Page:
Over half a billion users of the WinRAR file compression tool could be at risk of infecting their computers, thanks to a newly discovered flaw in the application.
An unpatched, critical remote code execution vulnerability within WinRAR's SFX archive features has been revealed by a researcher.
Reza Espargham from Vulnerability Lab discovered the bug and this was reproduced Pieter Arntz from Malwarebytes.
The flaw affects WinRAR SFX version 5.21, putting around 500 million users of the application at risk. The flaw enables hackers to remotely execute system code and compromise victim's machines.
According to the blog post, a remote attacker could create a compressed file and execute code on the victim's computer when the victim opens the infected compressed SFX archive.
The attack exploits the option to write HTML code in the text display window when creating a SFX archive.
“Thus results in a system-specific code execution when a target user or system is processing to open the compressed archive,” said Espargham.
The flaw has been deemed critical as the exploit needs little user interaction to work – just opening the file. Espargham rated the flaw with a common vulnerability scoring system count of 9.2.
The security researcher included a proof-of-concept exploit and believed that other versions of the application could also be at risk.
Arntz said the code needed “trivial” changes before his firm got the exploit to work, but he said that this may be down to a version conflict in Perl.
In an official statement, Rarlab, the firm behind WinRAR, said that “executable files are potentially dangerous by design”.
"We can say that limiting SFX module HTML functionality would hurt only those legitimate users who need all HTML features, making absolutely no problem for a malicious person, who can use previous version SFX modules, custom modules built from UnRAR source code, their own code or archived executables for their purpose. We can only remind users once again to run .exe files, either SFX archives or not, only if they are received from a trustworthy source,” said the firm.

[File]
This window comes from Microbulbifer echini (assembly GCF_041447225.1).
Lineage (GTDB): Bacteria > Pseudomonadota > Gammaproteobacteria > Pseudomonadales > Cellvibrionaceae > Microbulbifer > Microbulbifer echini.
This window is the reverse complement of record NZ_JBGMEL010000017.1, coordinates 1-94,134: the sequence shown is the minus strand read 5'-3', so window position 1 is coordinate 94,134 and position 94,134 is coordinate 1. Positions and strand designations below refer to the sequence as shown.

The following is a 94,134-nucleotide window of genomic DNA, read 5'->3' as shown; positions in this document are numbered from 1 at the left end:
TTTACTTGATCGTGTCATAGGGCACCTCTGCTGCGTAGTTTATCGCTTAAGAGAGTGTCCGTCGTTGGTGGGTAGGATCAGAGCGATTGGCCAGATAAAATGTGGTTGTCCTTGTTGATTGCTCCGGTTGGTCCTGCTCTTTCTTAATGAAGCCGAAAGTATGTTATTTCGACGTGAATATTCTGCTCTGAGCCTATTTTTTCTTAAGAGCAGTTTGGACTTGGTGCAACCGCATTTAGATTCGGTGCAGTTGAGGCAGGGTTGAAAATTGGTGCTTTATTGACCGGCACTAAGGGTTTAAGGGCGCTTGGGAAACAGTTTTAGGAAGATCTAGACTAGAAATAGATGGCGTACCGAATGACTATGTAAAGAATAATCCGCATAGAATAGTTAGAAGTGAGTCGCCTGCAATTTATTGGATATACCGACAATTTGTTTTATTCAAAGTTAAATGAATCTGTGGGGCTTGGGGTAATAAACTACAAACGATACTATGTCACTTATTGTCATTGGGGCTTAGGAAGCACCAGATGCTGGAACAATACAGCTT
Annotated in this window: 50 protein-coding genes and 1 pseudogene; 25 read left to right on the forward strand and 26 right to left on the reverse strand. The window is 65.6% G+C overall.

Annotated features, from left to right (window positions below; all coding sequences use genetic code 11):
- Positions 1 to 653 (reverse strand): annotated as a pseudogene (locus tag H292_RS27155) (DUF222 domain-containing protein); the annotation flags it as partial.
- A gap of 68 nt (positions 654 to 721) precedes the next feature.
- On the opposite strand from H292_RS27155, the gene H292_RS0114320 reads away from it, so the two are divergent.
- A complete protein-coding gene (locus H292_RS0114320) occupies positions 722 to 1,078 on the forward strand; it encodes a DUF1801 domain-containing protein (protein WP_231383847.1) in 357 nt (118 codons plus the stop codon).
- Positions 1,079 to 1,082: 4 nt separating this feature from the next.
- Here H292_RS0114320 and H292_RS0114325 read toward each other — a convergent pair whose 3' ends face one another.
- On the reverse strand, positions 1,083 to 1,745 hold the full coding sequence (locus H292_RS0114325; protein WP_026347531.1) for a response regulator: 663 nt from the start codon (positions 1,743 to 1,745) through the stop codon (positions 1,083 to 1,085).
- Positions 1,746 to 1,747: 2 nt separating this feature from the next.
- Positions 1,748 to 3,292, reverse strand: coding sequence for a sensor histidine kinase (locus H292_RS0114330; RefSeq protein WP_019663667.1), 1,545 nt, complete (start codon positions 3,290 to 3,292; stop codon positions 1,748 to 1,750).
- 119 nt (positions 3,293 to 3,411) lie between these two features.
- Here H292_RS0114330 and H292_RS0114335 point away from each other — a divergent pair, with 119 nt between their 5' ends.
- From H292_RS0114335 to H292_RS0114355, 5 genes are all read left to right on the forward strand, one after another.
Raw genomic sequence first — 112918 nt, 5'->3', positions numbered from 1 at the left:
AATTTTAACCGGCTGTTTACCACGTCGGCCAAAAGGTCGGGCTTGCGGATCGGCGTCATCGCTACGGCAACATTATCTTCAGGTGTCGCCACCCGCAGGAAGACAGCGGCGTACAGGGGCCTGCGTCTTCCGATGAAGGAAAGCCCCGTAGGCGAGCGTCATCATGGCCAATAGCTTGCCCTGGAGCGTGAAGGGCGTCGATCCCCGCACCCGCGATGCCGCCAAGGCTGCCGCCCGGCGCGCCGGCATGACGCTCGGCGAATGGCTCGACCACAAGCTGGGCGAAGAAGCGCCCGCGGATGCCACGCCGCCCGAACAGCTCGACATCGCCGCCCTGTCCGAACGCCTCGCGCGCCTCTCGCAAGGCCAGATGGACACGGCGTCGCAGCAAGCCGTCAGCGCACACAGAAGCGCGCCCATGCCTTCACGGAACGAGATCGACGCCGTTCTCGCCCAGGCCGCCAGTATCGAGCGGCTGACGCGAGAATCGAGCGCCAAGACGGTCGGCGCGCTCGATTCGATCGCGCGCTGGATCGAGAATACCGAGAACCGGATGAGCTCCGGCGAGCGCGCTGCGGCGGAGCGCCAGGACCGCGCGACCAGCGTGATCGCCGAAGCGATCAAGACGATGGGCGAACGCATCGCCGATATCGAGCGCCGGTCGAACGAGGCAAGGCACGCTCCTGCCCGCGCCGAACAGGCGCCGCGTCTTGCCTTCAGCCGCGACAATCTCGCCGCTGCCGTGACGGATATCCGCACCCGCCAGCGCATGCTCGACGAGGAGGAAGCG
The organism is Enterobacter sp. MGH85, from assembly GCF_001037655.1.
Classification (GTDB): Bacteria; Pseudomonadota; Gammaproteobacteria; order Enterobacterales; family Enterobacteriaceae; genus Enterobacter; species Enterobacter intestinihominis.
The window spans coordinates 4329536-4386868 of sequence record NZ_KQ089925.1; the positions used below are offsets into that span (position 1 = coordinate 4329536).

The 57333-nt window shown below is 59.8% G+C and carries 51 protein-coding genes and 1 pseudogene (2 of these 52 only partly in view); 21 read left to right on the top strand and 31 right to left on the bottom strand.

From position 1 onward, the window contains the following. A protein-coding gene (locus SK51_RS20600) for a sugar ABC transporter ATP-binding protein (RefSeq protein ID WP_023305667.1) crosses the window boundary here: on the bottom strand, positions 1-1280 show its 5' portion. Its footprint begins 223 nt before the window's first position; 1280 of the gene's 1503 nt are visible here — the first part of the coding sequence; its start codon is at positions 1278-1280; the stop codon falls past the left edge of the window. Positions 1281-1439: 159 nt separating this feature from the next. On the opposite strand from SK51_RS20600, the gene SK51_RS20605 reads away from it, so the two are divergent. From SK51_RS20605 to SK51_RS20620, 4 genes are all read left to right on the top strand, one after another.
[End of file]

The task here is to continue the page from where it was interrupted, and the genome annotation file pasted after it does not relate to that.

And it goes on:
Fraser Kyne, principal systems engineer at Bromium, told SCMagazineUK.com that any vulnerability that allows arbitrary code execution on a trusted device is a cause of real concern.
“The problem is that all software is prone to vulnerabilities – and the more software you run, the larger the codebase; hence the increased likelihood of vulnerabilities. This issue is even encountered with security software which itself can actually introduce security issues by introducing its own vulnerabilities (as proven recently in the media),” he said.
Gavin Millard, technical director at Tenable Network Security, told SC that it's not just email attachments malware authors could be eyeing as a potential use of this flaw.
“Movies and TV shows offered out on Bittorrent, the popular file-sharing protocol, could easily have malicious code bundled in with the download,” he said. “Unfortunately no patch is currently available so self extracting archive files received through any means should be opened with caution.”
Adam Schoeman, senior intelligence analyst at SecureData, told SC that the vulnerability would probably lead to a “significant increase in .rar and .zip phishing mails being sent out before the end of the day.
“It is likely to affect all versions of WinRAR in existence, an application that is seen as the default choice for compression applications on Windows,” he said.
"Install base aside, this is particularly bad news because WinRAR is often bundled in software packs like the CDs which come with a new motherboard or laptop, meaning there are probably a lot people out there using WinRAR without even knowing it,” he added.
"On top of all that, all an attacker needs to do is send a .zip or .rar file to a user and get them to open it. This is a pretty standard phishing tactic, which wouldn't normally require the user to execute a .exe file or exploit a vulnerability that can be patched.”
UPDATE: Malwarebytes has retracted its claims that the WinRaR product is vulnerable and apologized for jumping the gun by echoing reporting from a Full-Disclosure mailing list.